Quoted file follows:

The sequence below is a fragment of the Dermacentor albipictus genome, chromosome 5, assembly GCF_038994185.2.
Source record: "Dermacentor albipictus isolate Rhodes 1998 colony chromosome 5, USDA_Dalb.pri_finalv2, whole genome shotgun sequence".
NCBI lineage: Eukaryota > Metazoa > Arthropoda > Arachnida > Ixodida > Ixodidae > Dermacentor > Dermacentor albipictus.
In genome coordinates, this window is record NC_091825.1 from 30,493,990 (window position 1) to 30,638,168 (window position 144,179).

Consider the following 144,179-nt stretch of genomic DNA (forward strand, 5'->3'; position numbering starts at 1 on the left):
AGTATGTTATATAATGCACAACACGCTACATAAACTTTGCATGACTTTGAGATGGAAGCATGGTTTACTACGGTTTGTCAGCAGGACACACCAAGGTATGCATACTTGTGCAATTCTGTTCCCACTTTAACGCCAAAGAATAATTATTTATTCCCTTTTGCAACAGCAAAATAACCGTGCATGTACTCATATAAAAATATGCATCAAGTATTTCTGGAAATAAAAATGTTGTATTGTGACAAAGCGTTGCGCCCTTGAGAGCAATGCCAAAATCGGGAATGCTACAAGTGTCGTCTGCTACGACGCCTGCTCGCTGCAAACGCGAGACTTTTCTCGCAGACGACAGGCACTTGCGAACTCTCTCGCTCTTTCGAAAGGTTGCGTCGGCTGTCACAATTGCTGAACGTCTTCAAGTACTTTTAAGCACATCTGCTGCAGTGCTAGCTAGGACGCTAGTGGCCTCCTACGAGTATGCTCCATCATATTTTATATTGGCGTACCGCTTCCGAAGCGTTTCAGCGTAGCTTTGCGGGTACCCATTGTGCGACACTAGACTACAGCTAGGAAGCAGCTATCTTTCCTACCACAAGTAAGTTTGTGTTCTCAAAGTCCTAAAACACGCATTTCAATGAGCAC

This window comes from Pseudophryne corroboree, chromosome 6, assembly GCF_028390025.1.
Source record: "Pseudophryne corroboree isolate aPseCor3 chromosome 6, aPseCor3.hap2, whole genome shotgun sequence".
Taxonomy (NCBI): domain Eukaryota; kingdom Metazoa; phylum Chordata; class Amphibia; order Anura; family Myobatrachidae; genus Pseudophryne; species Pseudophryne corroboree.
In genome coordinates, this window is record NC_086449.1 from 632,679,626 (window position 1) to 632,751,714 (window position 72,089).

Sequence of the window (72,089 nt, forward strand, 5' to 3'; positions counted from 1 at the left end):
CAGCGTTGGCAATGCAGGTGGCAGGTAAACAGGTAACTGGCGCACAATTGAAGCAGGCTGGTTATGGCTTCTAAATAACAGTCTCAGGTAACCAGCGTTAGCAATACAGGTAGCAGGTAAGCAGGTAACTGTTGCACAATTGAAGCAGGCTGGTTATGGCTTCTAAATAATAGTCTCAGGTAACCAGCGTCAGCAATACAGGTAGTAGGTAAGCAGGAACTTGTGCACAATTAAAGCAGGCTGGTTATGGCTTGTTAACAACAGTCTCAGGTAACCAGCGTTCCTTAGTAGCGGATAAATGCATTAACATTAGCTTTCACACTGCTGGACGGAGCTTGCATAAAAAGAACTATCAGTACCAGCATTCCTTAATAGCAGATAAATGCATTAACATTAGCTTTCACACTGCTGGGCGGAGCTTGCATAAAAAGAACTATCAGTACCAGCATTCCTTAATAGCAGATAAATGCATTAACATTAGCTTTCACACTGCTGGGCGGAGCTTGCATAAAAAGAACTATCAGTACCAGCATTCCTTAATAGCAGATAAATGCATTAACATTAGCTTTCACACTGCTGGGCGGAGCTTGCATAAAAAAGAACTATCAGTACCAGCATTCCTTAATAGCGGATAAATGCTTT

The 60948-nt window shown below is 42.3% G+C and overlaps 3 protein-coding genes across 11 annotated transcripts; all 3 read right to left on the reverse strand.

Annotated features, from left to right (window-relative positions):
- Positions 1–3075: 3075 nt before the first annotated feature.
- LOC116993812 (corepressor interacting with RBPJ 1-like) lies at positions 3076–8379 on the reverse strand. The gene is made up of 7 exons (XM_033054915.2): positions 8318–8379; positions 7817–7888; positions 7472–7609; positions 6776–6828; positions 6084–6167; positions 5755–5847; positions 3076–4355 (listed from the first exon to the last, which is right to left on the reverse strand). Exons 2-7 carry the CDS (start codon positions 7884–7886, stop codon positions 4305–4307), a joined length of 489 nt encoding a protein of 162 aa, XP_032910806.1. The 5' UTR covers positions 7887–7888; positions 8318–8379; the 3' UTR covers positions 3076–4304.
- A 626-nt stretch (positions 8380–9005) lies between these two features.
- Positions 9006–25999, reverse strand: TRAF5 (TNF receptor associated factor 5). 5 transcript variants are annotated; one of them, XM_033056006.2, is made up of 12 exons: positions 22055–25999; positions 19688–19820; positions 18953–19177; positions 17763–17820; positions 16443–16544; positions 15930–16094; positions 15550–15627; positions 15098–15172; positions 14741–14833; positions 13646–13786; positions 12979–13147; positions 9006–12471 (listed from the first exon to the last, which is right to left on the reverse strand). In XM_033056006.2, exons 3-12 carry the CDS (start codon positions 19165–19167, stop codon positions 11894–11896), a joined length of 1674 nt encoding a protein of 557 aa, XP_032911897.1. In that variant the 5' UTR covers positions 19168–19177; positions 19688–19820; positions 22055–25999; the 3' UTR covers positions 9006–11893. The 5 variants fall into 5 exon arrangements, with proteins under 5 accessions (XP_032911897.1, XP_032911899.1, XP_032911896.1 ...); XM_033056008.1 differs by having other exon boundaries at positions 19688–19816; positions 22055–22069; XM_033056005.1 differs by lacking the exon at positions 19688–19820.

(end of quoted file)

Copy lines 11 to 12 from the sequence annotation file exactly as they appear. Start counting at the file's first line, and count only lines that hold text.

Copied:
Sequence of the window (72,089 nt, forward strand, 5' to 3'; positions counted from 1 at the left end):
CAGCGTTGGCAATGCAGGTGGCAGGTAAACAGGTAACTGGCGCACAATTGAAGCAGGCTGGTTATGGCTTCTAAATAACAGTCTCAGGTAACCAGCGTTAGCAATACAGGTAGCAGGTAAGCAGGTAACTGTTGCACAATTGAAGCAGGCTGGTTATGGCTTCTAAATAATAGTCTCAGGTAACCAGCGTCAGCAATACAGGTAGTAGGTAAGCAGGAACTTGTGCACAATTAAAGCAGGCTGGTTATGGCTTGTTAACAACAGTCTCAGGTAACCAGCGTTCCTTAGTAGCGGATAAATGCATTAACATTAGCTTTCACACTGCTGGACGGAGCTTGCATAAAAAGAACTATCAGTACCAGCATTCCTTAATAGCAGATAAATGCATTAACATTAGCTTTCACACTGCTGGGCGGAGCTTGCATAAAAAGAACTATCAGTACCAGCATTCCTTAATAGCAGATAAATGCATTAACATTAGCTTTCACACTGCTGGGCGGAGCTTGCATAAAAAGAACTATCAGTACCAGCATTCCTTAATAGCAGATAAATGCATTAACATTAGCTTTCACACTGCTGGGCGGAGCTTGCATAAAAAAGAACTATCAGTACCAGCATTCCTTAATAGCGGATAAATGCTTT